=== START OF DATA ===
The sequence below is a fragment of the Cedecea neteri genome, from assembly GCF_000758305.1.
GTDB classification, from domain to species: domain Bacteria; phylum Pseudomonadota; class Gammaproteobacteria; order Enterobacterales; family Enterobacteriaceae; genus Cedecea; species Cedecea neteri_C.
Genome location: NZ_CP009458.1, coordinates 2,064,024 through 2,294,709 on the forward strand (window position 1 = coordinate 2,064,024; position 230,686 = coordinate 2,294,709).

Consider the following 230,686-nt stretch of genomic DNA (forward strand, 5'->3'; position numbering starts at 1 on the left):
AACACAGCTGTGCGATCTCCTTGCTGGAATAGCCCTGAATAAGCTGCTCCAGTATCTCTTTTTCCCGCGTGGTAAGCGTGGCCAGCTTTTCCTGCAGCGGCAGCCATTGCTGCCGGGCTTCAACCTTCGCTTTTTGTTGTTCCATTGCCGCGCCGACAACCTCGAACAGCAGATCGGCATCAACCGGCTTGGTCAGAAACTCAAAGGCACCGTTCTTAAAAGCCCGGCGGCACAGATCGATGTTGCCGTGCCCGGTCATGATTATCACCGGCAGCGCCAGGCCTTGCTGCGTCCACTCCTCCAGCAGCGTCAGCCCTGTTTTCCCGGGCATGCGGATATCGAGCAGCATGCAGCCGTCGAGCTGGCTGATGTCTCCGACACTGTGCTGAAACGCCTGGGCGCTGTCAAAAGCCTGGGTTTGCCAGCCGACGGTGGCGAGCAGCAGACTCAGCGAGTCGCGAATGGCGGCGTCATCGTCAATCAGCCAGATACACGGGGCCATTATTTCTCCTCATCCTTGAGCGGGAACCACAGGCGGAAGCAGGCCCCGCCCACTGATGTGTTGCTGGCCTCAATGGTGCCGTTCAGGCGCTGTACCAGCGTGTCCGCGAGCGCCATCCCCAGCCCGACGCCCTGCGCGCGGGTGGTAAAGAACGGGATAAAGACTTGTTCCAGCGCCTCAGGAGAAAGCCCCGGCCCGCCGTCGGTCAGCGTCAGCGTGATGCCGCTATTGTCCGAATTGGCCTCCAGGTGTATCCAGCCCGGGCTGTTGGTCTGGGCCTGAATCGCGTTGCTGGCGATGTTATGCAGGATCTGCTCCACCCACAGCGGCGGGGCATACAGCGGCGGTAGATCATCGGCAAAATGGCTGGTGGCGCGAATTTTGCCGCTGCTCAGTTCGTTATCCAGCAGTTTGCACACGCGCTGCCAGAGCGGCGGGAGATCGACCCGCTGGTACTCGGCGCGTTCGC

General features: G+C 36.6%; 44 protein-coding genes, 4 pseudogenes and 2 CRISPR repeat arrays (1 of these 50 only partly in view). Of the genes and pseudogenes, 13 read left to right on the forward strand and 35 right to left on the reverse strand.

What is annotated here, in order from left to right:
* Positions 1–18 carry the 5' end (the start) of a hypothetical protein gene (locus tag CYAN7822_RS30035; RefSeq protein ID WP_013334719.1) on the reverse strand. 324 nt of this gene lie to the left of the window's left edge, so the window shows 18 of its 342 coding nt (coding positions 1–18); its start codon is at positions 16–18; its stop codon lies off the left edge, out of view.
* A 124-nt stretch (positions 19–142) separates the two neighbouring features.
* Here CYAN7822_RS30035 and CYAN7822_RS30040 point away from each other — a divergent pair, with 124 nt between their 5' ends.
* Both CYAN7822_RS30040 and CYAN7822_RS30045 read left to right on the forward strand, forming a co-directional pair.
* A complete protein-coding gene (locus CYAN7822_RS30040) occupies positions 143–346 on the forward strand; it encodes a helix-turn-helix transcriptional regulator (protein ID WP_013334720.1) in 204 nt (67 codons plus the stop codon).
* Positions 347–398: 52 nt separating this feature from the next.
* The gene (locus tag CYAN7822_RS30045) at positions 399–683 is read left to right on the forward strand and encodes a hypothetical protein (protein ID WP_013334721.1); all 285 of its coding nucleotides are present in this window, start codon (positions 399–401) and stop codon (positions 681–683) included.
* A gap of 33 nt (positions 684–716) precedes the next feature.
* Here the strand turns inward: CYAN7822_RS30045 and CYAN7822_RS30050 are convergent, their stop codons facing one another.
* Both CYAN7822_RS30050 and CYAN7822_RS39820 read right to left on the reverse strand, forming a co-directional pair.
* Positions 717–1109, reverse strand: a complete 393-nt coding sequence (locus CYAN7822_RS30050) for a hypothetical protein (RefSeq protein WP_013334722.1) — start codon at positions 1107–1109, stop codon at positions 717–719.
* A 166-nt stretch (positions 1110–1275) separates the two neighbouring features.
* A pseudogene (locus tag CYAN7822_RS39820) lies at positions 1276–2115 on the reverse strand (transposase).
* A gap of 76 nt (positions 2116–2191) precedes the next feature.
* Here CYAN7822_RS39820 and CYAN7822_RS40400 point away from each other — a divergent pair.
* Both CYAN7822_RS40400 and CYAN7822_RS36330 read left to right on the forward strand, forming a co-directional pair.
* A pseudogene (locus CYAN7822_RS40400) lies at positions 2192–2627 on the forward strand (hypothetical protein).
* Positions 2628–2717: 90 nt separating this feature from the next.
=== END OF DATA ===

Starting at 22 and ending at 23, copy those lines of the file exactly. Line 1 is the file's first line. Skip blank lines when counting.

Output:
* Here CYAN7822_RS39820 and CYAN7822_RS40400 point away from each other — a divergent pair.
* Both CYAN7822_RS40400 and CYAN7822_RS36330 read left to right on the forward strand, forming a co-directional pair.